Are Clones Important for Cabernet Sauvignon?

Seems like a silly question, but I’ve been struck by a great difference when talking with producers of Cabernet about clones compared to my experience with Pinot Noir. It’s a really hot button issue for Pinot, with all extremes of opinion from those who think that the Dijon clones have basically rescued Pinot Noir from failure, to those who believe that their widespread adoption is leading to a homogenization of Pinot typicity that will all but destroy the variety. Opinions are much calmer with Cabernet. Many Bordeaux producers say that they use clones when replanting, but when asked which clones, shrug and say that they can’t remember the numbers. The general impression you get in both Bordeaux and Napa is that clones affect yield more than character. But on my recent visit to Napa, I was able to taste wines specifically vinified from individual clones, and the results were revealing.

The choice of clones in Napa today may be as wide as anywhere in the world. In addition to the new ENTAV clones from France, there is a series of heritage clones. The workhorse clones of Cabernet Sauvignon in California in the 1970s and 1980s were clones 7 (also known as the Concannon or Wente clone) and clone 8, both of which were taken as cuttings from the same vine at the Concannon Vineyard in St. Helena. Clone 6 originated with nineteenth century imports into California from Bordeaux (the Jackson clone, rescued from an abandoned vineyard). Clone 4, the Mendoza clone, which was imported from Argentina. (It was incorrectly labeled as Merlot clone 11 when it arrived!) And there are many others. The best known of the new clones from France is 337, which I rapidly discovered is basically Cabernet’s equivalent to the Dijon clones: it’s reliable, gives reasonable yields of smallish berries, and has fruit-forward flavors.

One of the most knowledgeable people about clones is Anthony Bell, who was in charge of an extensive clonal trial at Beaulieu in the eighties. He told me that out of 14 clones that were tested, those with the greatest Cabernet typicity were #4 and #6. This can be a mixed bag, since not everyone likes the classic typicity, which implies a touch of herbal character. This may be responsible for the recent success of clone 337. “I think it lacks varietal typicity in California – it allows winemakers to create the fruit-driven style of Cabernet that tends to be a favorite of the media,” explained Anthony. “If you want to pick late and make very extracted wines, 337 allows you to do this in spades.” By contrast, clone 6 gives very small straggly bunches, and tends to show more herbal character: Bell picks this last, not so much to increase sugar, as to get to phenolic ripeness. Yields with clone 6 are so pitiful compared to the others that most producers won’t grow it, and certainly it does not seem to be economically advisable.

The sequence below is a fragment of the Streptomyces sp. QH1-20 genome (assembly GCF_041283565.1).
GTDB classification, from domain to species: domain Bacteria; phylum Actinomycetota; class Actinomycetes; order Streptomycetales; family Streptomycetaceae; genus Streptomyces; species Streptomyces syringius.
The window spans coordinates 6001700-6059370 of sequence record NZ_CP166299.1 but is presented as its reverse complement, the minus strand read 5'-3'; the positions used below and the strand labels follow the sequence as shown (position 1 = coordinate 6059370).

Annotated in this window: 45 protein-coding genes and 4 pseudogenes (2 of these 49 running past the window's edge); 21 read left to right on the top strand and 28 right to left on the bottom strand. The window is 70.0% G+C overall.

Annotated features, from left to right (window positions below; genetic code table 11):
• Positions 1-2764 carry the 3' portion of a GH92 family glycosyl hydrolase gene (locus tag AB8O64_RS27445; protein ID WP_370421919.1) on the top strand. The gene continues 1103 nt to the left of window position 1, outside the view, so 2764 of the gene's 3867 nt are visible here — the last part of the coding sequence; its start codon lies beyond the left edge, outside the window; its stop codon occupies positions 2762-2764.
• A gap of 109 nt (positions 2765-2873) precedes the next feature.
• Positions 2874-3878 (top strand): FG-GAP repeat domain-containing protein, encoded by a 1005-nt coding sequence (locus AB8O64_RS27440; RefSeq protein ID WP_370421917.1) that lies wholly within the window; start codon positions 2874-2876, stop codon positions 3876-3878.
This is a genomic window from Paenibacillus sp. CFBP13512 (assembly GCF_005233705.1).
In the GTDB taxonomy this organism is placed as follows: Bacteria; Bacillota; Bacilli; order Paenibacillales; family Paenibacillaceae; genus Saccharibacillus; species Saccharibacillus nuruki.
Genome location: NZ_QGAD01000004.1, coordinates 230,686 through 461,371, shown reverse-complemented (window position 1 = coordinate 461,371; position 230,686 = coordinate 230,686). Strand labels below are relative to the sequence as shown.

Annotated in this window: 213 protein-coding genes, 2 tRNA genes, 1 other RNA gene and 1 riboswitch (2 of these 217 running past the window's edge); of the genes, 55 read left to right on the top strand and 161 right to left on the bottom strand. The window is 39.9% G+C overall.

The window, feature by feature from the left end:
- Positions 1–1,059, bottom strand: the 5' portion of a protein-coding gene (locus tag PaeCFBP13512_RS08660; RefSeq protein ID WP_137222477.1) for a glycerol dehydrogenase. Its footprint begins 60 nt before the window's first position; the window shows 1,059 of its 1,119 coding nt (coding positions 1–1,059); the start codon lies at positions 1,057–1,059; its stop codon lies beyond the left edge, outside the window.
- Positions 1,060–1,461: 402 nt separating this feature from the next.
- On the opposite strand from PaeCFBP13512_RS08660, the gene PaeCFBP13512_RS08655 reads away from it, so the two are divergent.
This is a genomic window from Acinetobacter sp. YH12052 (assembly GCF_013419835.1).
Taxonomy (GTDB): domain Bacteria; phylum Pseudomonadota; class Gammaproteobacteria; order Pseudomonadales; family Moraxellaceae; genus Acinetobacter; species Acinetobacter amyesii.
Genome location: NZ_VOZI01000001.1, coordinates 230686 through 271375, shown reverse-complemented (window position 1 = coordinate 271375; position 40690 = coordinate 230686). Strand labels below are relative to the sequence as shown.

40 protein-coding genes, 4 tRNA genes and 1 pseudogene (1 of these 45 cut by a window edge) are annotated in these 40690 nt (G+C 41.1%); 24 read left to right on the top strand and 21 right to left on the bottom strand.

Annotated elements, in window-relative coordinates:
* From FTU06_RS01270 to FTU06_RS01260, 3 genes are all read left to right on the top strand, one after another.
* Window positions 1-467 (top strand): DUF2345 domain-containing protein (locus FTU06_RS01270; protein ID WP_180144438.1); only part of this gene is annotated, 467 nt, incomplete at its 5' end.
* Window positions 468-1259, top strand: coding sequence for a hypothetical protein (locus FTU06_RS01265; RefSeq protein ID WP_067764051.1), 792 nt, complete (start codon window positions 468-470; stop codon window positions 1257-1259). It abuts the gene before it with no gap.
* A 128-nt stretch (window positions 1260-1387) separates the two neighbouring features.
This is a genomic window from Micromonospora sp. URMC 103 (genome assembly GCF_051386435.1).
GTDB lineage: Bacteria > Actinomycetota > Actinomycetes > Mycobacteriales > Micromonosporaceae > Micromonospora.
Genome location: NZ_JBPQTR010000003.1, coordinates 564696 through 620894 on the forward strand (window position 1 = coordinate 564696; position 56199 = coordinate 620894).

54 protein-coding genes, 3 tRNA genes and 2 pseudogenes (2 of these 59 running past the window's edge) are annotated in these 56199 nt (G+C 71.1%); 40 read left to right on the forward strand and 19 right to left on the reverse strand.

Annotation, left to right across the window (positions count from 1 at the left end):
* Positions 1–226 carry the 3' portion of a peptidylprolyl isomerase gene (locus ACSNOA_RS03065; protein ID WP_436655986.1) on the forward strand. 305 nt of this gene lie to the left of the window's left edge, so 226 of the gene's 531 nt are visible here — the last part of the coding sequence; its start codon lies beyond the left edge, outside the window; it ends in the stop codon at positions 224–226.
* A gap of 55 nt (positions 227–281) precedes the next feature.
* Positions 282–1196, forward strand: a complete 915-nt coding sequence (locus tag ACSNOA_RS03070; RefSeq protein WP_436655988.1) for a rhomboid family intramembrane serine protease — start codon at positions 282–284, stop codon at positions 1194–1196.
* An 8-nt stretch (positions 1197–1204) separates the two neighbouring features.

Bell Wine Cellars makes wine from clones 6, 4, 7, and 337, and a tasting of the separate bottlings gave a fascinating insight. Clone 7 and clone 4 have similar profiles, but on clone 7 you see the fruits first, and this reverses on clone 4 where you see the herbal influence first. The most striking difference is between clone 337, which shows the most lush profile and clone 6, which has the most traditional austerity.

The style at Bell tends to European restraint, so I wondered whether this tends to bring out the differences between the clones more than would be the case of ripeness were pushed to greater extremes. But my next tasting was with Fred Schrader, who produces a series of single vineyard Cabernets from within Beckstoffer’s To Kalon vineyard, three representing individual clones, and one a blend. These are wines made in a rich and powerful style, but the character of vineyard and clone shines clearly through. Clone 337 is the most open and obviously fruit-driven, and clone 4 has more structure. I do not think you could use the phrase “herbal” in conjunction with Schrader wines, but let’s say that the clone 6 had more reserve, more evident structure and longevity, than the others. What about the blend? According to conventional wisdom, it should be more complex than any of the parts. Certainly it was impressive, but it did not strike me as more interesting than clone 6 or clone 4 alone. But it’s early to tell.

There seemed no doubt that, in these two comparisons of wines in very different styles, the clones have different characters. Some of the difference may come from the yields, especially that increase in austerity of clone 6. It would be fascinating to measure levels of pyrazine production by the different clones, since that is the main factor determining perception of herbal character, and see whether that correlates directly with their styles, or perhaps whether it forces different decisions about ripeness that affect perception of style. Of course, it’s entirely another issue whether yet greater complexity would be obtained by sticking to selection massale to propagate a greater variety of vines from the vineyard instead of the restricted selection of one or a few clones.

Bell Wine Cellars Tastings

Clone 7, Napa 2008, 13.9%

Medium to deep purple color. The first expression on the nose shows as black fruits, followed by a subtle touch of herbs and cereal. The palate shows black fruits of damsons and bitter cherries, with tight, elegant lines. Some fine tannins are present on the finish with a faint touch of heat, 90 Drink 2013-2023

Clone 4, Napa, 2008, 14.0%

Medium to deep, ruby to purple color. A herbal touch of tarragon shows on the nose, just ahead of the black fruits of plums and cherries. This has similar components on the nose to clone 7, but they appear in reverse order. The black fruit palate shows more cherries than plums, with very fine grained tannins, and more chocolaty than clone 7. Just a touch more flavor interest and length on the finish here. 91 Drink 2013-2024.

Clone 337, Napa, 2008, 13.8%